A recently proposed federal law from the Consumer Financial Protection Bureau would limit these kinds of calls to no more than one a day per claim, but patients with multiple unpaid bills would still receive more than one call per day. This could easily amount to dozens of calls per week for some individuals. In other cases, patients may receive dozens of overdue notices and letters asking for payment. Some patients will even stop checking their mail due to all the notices.

Some medical debt collectors may end up sending the debt to an attorney for collection. In this case, the patient may end up in court having to settle these charges. The more recent the bill, the easier it is to defend in court. But some debts may reach a statute of limitations, which means collection can no longer be enforced. Several states, including Wisconsin, North Carolina, and Mississippi, have laws on the books that would clear certain debts once they are past the statute of limitations.

Throughout most of the country, debt collectors can go on trying to collect a debt until it reaches the statute of limitations, but that might not be enough to put collectors at ease. A recent report in the Washington Post details how debt collectors are trying to revive old debts, including those that have passed the statute of limitations, by threatening to sue those that still owe them money. This is a trick that’s designed to catch consumers off-guard.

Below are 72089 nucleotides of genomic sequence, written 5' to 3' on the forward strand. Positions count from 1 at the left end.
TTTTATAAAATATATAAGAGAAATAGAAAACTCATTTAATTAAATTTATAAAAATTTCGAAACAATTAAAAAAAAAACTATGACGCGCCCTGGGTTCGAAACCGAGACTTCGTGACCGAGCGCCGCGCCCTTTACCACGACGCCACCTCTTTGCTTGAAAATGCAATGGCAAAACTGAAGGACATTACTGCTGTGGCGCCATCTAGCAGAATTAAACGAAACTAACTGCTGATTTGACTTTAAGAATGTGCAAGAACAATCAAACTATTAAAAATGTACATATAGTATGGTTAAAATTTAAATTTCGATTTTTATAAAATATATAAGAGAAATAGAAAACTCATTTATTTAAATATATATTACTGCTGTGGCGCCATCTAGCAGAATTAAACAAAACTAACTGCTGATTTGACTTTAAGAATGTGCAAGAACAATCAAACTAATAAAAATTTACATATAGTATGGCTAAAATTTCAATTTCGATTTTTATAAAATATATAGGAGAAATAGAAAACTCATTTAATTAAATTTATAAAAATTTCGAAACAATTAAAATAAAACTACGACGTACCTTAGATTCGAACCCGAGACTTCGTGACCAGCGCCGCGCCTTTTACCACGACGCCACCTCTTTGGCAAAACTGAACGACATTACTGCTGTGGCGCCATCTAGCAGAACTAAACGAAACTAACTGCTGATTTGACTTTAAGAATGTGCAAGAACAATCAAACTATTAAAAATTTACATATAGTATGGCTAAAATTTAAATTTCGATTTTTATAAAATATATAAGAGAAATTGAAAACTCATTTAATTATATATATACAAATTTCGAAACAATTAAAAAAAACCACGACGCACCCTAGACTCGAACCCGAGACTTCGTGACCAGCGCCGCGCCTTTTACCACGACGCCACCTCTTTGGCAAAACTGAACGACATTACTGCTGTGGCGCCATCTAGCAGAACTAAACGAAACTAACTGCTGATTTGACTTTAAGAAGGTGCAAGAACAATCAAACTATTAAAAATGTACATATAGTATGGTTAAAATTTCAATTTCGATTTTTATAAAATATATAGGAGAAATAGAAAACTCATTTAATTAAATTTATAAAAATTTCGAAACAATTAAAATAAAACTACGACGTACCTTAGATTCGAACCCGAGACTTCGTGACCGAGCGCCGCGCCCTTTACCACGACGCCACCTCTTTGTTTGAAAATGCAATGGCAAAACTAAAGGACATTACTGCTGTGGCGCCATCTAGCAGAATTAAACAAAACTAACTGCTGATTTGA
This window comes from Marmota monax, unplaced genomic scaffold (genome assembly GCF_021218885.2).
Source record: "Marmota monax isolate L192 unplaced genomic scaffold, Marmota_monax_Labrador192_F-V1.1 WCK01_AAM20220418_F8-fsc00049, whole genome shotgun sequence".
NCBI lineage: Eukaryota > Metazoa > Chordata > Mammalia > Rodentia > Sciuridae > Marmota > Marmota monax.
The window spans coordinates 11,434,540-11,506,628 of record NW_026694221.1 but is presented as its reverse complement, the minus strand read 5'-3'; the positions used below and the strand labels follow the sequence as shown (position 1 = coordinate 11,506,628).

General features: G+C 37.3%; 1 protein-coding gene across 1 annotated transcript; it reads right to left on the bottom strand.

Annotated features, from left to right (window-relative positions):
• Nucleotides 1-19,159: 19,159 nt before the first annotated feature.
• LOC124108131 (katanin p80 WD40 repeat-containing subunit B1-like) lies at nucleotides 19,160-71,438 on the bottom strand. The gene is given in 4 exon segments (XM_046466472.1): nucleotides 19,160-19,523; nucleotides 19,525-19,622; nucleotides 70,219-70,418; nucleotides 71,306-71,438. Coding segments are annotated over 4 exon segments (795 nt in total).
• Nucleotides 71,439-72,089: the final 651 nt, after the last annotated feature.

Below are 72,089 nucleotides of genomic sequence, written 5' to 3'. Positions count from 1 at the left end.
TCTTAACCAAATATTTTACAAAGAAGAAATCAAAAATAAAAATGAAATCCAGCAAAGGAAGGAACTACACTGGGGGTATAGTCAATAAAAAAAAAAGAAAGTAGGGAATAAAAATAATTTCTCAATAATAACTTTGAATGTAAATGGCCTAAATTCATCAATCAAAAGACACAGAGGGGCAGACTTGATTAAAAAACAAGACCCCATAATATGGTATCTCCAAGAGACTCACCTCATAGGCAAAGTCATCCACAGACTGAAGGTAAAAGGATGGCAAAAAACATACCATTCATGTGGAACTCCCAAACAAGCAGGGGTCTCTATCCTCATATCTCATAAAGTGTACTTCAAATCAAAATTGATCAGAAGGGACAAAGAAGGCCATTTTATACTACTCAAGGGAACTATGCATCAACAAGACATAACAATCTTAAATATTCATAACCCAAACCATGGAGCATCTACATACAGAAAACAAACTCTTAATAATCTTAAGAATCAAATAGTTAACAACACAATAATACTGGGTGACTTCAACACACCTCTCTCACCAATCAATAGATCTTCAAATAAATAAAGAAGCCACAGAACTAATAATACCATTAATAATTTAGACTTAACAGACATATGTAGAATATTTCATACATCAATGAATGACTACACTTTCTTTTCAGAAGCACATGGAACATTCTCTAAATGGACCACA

In one case, a woman thought her debt had passed the statute of limitations, but when the collector decided to sue, they were able to garnish a mere 19 cents from her wages. Any amount of payment automatically revives the old debt, which means the individual will still be on the hook for the entire amount.

Other debt collectors will promise to stop calling individuals if they make a partial payment, but this is often just a ploy to revive the old debt. Some in the industry have started referring to these debts as “zombie debts,” playing up the fact that they never seem to die. All of this excessive back and forth can leave consumers isolated and confused. Some may accidentally revive an old debt, while others may have to live with poor credit scores for the rest of their lives.

There’s a lot of money in collecting old debts. The debt collection industry is currently worth around $12 billion dollars. Until the laws change, some consumers will continue getting hammered by debt collection calls and letters. Keep this information in mind as you talk to your patients about paying for healthcare. Encourage them to visit the CFPB website to learn more about the debt collection process and how they can protect themselves from fraud and other scams.

Steven Briggs
Steven Briggs is a healthcare writer for Scrubs Magazine, hailing from Brooklyn, NY. With both of his parents working in the healthcare industry, Steven writes about the various issues and concerns facing the industry today.